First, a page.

How to Become a Chocolate Maker: LetterPress Chocolate

What happens when your wife doesn’t like chocolate? You make a chocolate she will love.  Throw in discovering wine (thanks to some enthusiastic friends) while living near Napa Valley (where you learn about terroir, climate, and finish) at the same time a friend in Guatemala turns you on to bean-to bar chocolate, and you have the story behind LetterPress Chocolates. Based in Los Angeles, David began his chocolate journey like so many before him: he started a blog called Little Brown Squares, where he reviewed the taste of bean to bar chocolates. Through the blog David developed a relationship with Madre Chocolate, who held a cacao boot camp in Hawaii. David signs up—the rest is history.

David:  I took the Madre course, where I got to harvest cacao pods. We fermented, roasted, winnowed. We learned about origin of the beans. It was the first time I made chocolate from the bean to the bar. Very challenging, especially since it was so humid in Hawaii.  Once home I tried to do it myself. The finished product wasn’t very good.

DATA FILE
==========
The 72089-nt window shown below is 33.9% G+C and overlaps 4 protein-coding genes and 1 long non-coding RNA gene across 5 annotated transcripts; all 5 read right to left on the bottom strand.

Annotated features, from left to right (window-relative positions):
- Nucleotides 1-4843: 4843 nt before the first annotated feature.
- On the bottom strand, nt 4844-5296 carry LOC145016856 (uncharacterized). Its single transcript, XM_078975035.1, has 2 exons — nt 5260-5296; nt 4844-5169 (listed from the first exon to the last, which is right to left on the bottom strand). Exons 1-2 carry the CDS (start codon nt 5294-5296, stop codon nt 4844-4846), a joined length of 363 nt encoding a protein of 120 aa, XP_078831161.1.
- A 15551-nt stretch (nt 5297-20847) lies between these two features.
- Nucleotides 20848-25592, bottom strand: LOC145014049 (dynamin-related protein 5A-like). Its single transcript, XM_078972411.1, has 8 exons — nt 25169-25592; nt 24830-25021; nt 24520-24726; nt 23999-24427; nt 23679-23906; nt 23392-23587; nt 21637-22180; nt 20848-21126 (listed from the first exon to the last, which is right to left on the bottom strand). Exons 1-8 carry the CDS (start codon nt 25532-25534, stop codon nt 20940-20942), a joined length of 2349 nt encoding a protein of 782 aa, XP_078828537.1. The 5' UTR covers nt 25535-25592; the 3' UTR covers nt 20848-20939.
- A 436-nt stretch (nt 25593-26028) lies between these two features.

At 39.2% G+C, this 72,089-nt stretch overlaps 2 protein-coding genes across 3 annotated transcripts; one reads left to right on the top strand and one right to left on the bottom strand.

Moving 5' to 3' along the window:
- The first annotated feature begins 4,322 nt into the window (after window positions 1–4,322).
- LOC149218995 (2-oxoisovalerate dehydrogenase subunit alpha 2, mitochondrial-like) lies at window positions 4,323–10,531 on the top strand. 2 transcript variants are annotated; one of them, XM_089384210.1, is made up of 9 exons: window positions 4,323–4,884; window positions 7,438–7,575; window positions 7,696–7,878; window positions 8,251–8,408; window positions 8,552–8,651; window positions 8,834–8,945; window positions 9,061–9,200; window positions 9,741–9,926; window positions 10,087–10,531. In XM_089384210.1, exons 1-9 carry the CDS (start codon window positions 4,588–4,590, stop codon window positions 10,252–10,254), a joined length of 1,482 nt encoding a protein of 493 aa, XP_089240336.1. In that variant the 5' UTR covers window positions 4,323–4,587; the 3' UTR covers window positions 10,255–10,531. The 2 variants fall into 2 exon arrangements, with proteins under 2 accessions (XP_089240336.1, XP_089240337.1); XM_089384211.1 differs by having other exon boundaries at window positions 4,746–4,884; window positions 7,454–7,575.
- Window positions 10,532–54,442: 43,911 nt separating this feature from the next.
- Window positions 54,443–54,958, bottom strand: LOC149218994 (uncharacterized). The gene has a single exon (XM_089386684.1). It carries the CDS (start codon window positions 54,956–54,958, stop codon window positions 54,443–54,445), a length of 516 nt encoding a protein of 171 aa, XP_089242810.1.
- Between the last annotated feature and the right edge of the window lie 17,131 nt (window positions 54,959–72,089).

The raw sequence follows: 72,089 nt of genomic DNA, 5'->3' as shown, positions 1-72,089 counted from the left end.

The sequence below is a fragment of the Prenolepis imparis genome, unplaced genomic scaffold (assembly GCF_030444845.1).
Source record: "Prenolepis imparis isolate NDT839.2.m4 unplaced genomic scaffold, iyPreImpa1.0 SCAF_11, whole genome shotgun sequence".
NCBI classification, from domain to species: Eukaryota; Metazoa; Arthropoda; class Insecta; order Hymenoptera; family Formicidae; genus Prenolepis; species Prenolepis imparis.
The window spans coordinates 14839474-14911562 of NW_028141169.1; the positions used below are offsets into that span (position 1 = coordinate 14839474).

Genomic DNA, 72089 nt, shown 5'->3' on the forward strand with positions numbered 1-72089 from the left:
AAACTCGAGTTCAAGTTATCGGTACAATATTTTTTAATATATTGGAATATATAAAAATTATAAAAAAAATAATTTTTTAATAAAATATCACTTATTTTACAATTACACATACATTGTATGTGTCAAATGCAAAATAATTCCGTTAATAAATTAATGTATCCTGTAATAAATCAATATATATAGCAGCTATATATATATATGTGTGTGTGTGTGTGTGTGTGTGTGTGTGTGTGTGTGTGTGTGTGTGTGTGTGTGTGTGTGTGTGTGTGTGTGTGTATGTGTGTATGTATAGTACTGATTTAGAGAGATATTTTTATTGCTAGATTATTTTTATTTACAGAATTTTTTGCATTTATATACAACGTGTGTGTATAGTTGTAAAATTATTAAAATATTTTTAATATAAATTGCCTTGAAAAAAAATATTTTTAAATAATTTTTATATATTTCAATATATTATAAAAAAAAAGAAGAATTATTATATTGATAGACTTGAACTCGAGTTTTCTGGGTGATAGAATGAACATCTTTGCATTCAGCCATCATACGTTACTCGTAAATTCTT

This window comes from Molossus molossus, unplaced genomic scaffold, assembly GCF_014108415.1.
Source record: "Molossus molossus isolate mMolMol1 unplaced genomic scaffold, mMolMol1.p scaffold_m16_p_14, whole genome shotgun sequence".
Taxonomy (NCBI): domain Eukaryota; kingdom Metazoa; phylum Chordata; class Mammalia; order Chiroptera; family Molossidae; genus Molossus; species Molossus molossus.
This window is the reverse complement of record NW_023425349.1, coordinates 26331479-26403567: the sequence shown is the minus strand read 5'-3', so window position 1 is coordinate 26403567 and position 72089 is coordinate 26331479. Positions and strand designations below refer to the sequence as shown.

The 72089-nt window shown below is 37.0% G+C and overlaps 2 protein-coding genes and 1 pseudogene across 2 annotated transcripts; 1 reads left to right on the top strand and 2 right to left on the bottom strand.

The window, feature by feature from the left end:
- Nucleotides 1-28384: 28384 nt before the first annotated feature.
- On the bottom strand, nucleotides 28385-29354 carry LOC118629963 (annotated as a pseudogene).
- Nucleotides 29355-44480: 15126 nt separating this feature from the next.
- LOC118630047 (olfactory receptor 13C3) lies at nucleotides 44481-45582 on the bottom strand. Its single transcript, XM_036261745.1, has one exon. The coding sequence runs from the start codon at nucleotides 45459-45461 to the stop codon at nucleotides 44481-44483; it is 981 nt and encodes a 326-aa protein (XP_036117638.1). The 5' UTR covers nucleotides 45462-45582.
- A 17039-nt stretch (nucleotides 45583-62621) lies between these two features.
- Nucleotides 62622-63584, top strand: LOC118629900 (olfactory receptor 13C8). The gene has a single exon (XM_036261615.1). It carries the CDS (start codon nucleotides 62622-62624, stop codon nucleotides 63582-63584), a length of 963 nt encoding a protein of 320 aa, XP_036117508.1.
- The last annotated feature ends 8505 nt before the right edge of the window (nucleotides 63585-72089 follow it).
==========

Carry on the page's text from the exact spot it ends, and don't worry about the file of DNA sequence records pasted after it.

Chocolate Clinic:  I’d have given up after that.

David:  I was determined. So I held chocolate tastings at work, using well known bean to bar chocolates so I could understand how people experienced them. Soon I began to sneak in my own, handmade chocolate. I was curious to hear what they thought.  It was great to get completely honest reactions to my chocolate. Mostly they thought it was horrible.

Chocolate Clinic:  How long did it taken you to make a descent tasting chocolate bar?

David: About a year.

Chocolate Clinic: How do you pick the cacao beans you will use for your bars?

David:  My wife Corey and I spend a lot of time tasting cacao beans. She may not like chocolate bars but she loves the taste of beans and nibs.  She’ll ask, “what does this bean want to be?”

Chocolate Clinic: that sounds like magic.

David: [laughs] Yeah, we love this part.  We wonder what kind of roast we should do, then taste the roasted beans to see if we nailed it.

Chocolate Clinic: Tell me, what’s the most frustrating part of chocolate making?

David: Tempering. Kind of science, kind of intuition.  I focus less on the temperature and more on the  look and feel of the chocolate.

Chocolate Clinic: I hear that’s the way to go.  The temperature-method alone can drive a person nuts.

David:  You know, just like making a really good Gumbo takes time, so does making chocolate. Chocolate is a process. It starts with sourcing the beans, which can take up to six months to get into the country.  Then we age our beans for about a month.  My goal is to master chocolate.

Chocolate Clinic: well, I’m just one set of taste buds. But I’d say you’ve become a master.

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